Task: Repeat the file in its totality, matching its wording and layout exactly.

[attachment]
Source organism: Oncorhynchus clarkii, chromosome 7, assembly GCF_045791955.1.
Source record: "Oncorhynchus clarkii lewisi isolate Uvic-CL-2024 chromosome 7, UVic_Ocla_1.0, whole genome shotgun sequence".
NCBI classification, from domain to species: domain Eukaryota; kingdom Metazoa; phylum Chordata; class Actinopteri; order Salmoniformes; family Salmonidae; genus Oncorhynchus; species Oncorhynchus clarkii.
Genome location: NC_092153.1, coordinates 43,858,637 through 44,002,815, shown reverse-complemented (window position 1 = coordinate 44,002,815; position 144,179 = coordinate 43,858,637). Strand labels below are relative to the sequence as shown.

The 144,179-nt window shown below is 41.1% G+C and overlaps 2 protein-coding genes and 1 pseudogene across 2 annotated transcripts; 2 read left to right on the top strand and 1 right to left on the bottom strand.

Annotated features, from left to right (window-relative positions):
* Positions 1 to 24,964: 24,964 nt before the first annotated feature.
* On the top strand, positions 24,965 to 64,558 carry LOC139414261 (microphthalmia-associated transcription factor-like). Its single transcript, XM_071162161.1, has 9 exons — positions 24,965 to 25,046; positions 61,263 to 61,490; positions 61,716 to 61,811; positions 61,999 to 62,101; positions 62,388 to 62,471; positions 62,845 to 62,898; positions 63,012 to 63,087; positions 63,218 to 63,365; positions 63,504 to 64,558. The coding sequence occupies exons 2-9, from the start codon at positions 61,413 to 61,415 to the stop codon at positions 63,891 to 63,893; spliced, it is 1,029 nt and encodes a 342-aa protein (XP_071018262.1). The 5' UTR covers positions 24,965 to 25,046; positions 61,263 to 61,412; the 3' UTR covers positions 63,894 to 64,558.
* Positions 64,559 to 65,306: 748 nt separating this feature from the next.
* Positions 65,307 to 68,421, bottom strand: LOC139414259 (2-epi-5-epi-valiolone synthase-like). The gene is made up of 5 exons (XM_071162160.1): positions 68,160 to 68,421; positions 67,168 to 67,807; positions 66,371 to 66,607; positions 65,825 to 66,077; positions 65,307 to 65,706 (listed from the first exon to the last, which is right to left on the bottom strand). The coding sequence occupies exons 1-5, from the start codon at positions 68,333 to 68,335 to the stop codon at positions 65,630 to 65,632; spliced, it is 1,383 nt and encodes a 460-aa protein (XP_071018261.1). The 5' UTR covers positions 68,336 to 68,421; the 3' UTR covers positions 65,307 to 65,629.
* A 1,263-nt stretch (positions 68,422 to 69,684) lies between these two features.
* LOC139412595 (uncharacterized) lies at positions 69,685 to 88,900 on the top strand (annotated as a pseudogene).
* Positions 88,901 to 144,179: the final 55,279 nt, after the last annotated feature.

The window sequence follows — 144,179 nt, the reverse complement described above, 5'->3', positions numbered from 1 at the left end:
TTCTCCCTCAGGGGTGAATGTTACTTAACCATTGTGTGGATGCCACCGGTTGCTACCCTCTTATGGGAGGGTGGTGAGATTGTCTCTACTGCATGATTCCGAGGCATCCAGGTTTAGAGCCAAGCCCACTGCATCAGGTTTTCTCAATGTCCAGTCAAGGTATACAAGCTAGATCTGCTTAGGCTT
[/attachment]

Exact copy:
Source organism: Oncorhynchus clarkii, chromosome 7, assembly GCF_045791955.1.
Source record: "Oncorhynchus clarkii lewisi isolate Uvic-CL-2024 chromosome 7, UVic_Ocla_1.0, whole genome shotgun sequence".
NCBI classification, from domain to species: domain Eukaryota; kingdom Metazoa; phylum Chordata; class Actinopteri; order Salmoniformes; family Salmonidae; genus Oncorhynchus; species Oncorhynchus clarkii.
Genome location: NC_092153.1, coordinates 43,858,637 through 44,002,815, shown reverse-complemented (window position 1 = coordinate 44,002,815; position 144,179 = coordinate 43,858,637). Strand labels below are relative to the sequence as shown.

The 144,179-nt window shown below is 41.1% G+C and overlaps 2 protein-coding genes and 1 pseudogene across 2 annotated transcripts; 2 read left to right on the top strand and 1 right to left on the bottom strand.

Annotated features, from left to right (window-relative positions):
* Positions 1 to 24,964: 24,964 nt before the first annotated feature.
* On the top strand, positions 24,965 to 64,558 carry LOC139414261 (microphthalmia-associated transcription factor-like). Its single transcript, XM_071162161.1, has 9 exons — positions 24,965 to 25,046; positions 61,263 to 61,490; positions 61,716 to 61,811; positions 61,999 to 62,101; positions 62,388 to 62,471; positions 62,845 to 62,898; positions 63,012 to 63,087; positions 63,218 to 63,365; positions 63,504 to 64,558. The coding sequence occupies exons 2-9, from the start codon at positions 61,413 to 61,415 to the stop codon at positions 63,891 to 63,893; spliced, it is 1,029 nt and encodes a 342-aa protein (XP_071018262.1). The 5' UTR covers positions 24,965 to 25,046; positions 61,263 to 61,412; the 3' UTR covers positions 63,894 to 64,558.
* Positions 64,559 to 65,306: 748 nt separating this feature from the next.
* Positions 65,307 to 68,421, bottom strand: LOC139414259 (2-epi-5-epi-valiolone synthase-like). The gene is made up of 5 exons (XM_071162160.1): positions 68,160 to 68,421; positions 67,168 to 67,807; positions 66,371 to 66,607; positions 65,825 to 66,077; positions 65,307 to 65,706 (listed from the first exon to the last, which is right to left on the bottom strand). The coding sequence occupies exons 1-5, from the start codon at positions 68,333 to 68,335 to the stop codon at positions 65,630 to 65,632; spliced, it is 1,383 nt and encodes a 460-aa protein (XP_071018261.1). The 5' UTR covers positions 68,336 to 68,421; the 3' UTR covers positions 65,307 to 65,629.
* A 1,263-nt stretch (positions 68,422 to 69,684) lies between these two features.
* LOC139412595 (uncharacterized) lies at positions 69,685 to 88,900 on the top strand (annotated as a pseudogene).
* Positions 88,901 to 144,179: the final 55,279 nt, after the last annotated feature.

The window sequence follows — 144,179 nt, the reverse complement described above, 5'->3', positions numbered from 1 at the left end:
TTCTCCCTCAGGGGTGAATGTTACTTAACCATTGTGTGGATGCCACCGGTTGCTACCCTCTTATGGGAGGGTGGTGAGATTGTCTCTACTGCATGATTCCGAGGCATCCAGGTTTAGAGCCAAGCCCACTGCATCAGGTTTTCTCAATGTCCAGTCAAGGTATACAAGCTAGATCTGCTTAGGCTT